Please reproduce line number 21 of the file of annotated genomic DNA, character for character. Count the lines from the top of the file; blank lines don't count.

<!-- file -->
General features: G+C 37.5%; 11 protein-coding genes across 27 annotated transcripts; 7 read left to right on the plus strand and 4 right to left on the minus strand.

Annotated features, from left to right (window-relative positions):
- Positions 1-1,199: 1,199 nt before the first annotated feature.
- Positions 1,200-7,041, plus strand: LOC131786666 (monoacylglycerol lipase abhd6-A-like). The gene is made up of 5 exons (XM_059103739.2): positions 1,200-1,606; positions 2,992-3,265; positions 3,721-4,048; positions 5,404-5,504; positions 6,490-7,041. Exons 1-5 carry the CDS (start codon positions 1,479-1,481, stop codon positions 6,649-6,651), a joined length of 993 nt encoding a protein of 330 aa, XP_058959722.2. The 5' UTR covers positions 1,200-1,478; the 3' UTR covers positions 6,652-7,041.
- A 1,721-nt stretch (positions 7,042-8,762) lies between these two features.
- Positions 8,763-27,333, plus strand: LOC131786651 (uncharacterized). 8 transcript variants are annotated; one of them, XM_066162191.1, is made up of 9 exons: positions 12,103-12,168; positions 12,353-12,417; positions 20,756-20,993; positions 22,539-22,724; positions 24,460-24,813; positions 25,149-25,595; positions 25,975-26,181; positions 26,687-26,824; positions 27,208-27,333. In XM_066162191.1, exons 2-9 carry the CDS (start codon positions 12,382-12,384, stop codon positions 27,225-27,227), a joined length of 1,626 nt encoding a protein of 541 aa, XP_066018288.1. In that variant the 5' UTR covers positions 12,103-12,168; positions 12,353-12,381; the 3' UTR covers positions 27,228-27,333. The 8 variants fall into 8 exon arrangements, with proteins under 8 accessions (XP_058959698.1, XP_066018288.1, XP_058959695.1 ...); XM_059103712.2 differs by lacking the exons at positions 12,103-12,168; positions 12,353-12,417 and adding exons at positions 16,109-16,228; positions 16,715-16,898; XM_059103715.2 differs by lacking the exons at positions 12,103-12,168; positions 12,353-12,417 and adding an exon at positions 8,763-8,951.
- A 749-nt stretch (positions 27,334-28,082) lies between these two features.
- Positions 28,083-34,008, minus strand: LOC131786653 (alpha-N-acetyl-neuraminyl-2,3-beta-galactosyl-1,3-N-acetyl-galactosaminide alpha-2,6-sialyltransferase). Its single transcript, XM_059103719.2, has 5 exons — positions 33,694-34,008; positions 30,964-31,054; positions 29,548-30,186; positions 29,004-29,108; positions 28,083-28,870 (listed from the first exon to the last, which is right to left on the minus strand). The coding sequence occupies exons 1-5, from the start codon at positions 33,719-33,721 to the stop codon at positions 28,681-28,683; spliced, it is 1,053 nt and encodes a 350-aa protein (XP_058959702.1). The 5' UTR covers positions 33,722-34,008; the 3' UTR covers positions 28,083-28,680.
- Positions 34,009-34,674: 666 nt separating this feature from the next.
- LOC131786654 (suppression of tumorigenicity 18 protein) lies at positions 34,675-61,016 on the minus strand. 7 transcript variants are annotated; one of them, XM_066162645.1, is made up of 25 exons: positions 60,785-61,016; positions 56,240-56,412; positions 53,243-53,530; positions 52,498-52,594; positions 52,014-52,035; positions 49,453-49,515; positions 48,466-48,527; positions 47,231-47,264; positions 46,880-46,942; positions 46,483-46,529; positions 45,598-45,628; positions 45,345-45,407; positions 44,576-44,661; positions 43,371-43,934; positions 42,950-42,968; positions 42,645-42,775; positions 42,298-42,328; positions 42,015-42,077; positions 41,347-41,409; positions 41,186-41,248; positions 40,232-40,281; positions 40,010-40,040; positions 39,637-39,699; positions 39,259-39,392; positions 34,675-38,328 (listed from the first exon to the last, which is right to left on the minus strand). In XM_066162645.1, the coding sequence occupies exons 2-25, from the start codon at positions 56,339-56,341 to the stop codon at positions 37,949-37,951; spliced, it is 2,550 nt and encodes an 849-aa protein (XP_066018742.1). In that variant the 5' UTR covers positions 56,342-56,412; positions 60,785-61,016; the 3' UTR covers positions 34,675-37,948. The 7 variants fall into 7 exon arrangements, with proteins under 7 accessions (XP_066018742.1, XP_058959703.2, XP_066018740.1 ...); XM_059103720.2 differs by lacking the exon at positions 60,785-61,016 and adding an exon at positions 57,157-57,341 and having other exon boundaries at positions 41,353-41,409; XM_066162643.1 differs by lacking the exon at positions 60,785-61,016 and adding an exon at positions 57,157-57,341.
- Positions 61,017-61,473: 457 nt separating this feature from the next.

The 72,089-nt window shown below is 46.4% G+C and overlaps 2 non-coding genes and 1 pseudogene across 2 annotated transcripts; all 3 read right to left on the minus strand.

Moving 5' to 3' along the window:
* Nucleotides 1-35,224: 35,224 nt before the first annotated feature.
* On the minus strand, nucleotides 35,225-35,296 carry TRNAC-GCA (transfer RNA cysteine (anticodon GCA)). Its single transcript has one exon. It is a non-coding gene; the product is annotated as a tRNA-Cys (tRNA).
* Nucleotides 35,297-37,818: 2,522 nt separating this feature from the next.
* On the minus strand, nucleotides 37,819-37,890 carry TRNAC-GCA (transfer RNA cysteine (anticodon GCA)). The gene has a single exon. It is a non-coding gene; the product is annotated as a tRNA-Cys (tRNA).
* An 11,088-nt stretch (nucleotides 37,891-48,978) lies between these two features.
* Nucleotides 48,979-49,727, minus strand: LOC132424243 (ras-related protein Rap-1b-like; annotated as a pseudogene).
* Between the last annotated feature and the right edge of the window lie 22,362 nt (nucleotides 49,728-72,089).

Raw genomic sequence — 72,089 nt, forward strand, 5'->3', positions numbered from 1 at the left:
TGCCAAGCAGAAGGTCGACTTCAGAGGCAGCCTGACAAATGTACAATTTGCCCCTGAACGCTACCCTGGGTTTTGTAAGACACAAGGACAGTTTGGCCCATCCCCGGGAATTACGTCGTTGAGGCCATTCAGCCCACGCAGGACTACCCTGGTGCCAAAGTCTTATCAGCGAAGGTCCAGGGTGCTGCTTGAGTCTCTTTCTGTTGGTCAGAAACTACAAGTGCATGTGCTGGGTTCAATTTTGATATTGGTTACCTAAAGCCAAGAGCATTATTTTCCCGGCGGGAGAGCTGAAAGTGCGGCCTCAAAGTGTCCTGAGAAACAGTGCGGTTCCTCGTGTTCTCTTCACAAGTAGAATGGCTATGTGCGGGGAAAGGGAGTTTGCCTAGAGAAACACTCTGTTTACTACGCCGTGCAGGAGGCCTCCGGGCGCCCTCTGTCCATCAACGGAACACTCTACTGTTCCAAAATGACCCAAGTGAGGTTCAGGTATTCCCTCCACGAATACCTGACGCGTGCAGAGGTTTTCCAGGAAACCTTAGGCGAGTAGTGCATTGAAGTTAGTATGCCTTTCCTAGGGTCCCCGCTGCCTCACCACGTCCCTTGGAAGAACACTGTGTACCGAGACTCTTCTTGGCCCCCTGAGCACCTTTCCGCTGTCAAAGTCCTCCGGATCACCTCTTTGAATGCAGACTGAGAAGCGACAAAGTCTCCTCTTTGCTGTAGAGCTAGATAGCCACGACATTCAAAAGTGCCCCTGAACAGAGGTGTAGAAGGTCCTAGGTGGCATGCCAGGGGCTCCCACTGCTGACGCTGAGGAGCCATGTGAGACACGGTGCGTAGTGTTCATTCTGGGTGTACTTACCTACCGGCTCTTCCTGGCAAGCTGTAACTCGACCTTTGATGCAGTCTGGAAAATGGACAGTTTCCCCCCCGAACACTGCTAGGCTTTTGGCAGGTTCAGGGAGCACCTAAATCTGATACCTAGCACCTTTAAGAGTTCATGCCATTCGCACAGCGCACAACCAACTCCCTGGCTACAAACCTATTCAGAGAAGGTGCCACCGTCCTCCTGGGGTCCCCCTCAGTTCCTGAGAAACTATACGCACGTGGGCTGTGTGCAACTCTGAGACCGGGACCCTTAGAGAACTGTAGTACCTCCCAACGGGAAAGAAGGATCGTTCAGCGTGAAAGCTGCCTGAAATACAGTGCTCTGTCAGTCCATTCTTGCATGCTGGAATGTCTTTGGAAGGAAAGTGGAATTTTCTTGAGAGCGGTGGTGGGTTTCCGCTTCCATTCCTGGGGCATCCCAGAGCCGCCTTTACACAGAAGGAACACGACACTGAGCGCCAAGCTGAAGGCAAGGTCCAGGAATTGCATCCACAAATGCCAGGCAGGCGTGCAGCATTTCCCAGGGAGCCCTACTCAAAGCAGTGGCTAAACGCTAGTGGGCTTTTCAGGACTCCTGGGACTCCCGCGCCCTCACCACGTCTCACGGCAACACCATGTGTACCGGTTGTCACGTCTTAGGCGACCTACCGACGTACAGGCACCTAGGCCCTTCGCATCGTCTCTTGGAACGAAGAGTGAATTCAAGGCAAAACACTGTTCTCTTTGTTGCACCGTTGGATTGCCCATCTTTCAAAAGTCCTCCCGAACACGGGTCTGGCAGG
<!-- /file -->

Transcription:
Raw genomic sequence — 72,089 nt, forward strand, 5'->3', positions numbered from 1 at the left: